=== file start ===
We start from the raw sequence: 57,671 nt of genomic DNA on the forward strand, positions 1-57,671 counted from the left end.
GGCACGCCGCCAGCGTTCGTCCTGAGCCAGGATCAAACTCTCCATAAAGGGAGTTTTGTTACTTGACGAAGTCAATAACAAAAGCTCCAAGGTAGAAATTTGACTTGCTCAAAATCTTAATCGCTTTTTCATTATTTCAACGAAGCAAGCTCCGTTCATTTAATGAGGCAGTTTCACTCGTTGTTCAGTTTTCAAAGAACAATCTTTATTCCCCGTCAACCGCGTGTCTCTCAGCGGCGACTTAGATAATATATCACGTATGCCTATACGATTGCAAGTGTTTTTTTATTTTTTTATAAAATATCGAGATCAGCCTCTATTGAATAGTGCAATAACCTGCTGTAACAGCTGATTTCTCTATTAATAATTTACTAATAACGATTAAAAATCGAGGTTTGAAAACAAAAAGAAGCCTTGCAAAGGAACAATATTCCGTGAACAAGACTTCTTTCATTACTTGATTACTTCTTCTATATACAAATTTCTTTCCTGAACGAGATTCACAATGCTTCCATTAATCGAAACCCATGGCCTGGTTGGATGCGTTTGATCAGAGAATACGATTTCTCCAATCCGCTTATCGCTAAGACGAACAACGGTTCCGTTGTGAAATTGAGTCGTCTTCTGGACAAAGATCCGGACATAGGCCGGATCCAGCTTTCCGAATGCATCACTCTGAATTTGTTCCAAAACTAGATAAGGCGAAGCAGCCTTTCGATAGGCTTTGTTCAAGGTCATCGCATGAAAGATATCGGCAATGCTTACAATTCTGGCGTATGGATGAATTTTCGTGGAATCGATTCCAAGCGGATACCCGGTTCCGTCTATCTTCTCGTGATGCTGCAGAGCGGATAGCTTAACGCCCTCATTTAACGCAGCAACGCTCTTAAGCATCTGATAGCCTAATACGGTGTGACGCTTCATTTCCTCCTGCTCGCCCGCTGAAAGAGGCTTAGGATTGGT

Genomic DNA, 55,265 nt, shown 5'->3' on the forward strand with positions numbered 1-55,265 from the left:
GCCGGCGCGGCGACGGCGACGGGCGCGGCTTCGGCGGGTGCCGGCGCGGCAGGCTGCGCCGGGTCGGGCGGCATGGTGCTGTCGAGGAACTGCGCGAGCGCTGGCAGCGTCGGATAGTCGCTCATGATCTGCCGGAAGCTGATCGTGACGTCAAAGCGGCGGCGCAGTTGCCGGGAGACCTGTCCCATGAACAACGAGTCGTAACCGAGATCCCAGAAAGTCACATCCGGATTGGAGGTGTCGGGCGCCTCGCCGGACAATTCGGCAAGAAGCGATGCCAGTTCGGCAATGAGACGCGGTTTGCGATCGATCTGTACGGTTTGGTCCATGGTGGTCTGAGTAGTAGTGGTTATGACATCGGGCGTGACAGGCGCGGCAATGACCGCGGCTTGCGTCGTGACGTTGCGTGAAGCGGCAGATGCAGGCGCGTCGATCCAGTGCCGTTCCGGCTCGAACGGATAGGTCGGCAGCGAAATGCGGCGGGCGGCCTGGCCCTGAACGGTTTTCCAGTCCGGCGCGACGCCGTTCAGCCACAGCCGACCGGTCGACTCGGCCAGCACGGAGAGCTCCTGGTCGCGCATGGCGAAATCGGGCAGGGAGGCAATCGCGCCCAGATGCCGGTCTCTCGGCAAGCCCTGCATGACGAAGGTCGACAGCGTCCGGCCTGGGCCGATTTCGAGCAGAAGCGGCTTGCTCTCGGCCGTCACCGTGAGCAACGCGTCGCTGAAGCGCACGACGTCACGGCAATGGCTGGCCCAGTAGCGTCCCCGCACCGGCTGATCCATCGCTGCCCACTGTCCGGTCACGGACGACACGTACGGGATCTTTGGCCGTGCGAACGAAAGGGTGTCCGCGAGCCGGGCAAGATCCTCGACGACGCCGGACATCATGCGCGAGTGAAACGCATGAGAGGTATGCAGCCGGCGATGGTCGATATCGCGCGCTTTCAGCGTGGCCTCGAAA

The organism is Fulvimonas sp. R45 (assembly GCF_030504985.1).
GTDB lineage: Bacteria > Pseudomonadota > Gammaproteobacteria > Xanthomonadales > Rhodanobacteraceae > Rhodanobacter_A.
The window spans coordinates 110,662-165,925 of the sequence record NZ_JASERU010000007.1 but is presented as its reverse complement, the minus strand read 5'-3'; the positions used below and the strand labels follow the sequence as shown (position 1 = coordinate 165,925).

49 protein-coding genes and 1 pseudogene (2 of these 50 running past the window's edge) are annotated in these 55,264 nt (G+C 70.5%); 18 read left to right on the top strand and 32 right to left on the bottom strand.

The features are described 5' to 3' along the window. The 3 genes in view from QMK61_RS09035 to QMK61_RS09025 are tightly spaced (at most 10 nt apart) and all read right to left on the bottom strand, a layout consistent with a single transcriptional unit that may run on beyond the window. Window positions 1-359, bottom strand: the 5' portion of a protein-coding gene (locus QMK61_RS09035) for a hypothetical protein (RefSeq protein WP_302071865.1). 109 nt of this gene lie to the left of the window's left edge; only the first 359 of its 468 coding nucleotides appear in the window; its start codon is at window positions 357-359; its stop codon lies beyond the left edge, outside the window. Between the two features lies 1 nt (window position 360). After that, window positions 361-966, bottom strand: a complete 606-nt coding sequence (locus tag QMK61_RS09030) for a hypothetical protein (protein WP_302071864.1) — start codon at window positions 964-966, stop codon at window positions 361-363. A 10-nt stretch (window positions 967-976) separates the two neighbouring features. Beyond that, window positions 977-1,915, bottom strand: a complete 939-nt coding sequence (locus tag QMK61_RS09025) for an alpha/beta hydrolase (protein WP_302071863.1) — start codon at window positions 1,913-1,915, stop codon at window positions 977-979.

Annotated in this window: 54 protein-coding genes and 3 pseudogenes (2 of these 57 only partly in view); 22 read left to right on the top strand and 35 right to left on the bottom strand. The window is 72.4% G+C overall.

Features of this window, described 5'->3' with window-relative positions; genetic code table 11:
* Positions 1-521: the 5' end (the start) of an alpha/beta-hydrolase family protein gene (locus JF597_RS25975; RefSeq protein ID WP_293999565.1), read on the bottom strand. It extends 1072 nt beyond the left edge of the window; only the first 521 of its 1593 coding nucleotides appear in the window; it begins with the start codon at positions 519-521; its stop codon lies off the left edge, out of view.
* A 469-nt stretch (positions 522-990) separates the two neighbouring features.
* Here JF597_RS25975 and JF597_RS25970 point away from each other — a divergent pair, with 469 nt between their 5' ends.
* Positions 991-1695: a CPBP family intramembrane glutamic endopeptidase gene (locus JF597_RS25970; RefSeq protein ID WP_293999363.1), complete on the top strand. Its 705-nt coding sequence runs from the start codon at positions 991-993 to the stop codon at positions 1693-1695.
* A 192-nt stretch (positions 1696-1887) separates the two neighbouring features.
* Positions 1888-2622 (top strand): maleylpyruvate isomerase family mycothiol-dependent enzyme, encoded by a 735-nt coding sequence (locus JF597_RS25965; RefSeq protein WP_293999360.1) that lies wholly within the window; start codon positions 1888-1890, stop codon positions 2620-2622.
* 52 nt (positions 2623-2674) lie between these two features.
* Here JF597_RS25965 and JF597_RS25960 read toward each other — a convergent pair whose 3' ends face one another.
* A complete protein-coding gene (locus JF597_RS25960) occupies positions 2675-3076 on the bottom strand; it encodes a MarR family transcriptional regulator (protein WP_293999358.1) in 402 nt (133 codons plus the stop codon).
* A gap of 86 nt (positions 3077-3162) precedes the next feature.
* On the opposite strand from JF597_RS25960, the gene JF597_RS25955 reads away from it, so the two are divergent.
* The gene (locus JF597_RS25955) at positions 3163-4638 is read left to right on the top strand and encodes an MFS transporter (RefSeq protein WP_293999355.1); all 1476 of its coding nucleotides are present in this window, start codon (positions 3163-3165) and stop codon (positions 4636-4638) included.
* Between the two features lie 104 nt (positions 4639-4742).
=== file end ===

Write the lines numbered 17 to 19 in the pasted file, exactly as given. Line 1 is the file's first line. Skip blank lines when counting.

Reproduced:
* Positions 1888-2622 (top strand): maleylpyruvate isomerase family mycothiol-dependent enzyme, encoded by a 735-nt coding sequence (locus JF597_RS25965; RefSeq protein WP_293999360.1) that lies wholly within the window; start codon positions 1888-1890, stop codon positions 2620-2622.
* 52 nt (positions 2623-2674) lie between these two features.
* Here JF597_RS25965 and JF597_RS25960 read toward each other — a convergent pair whose 3' ends face one another.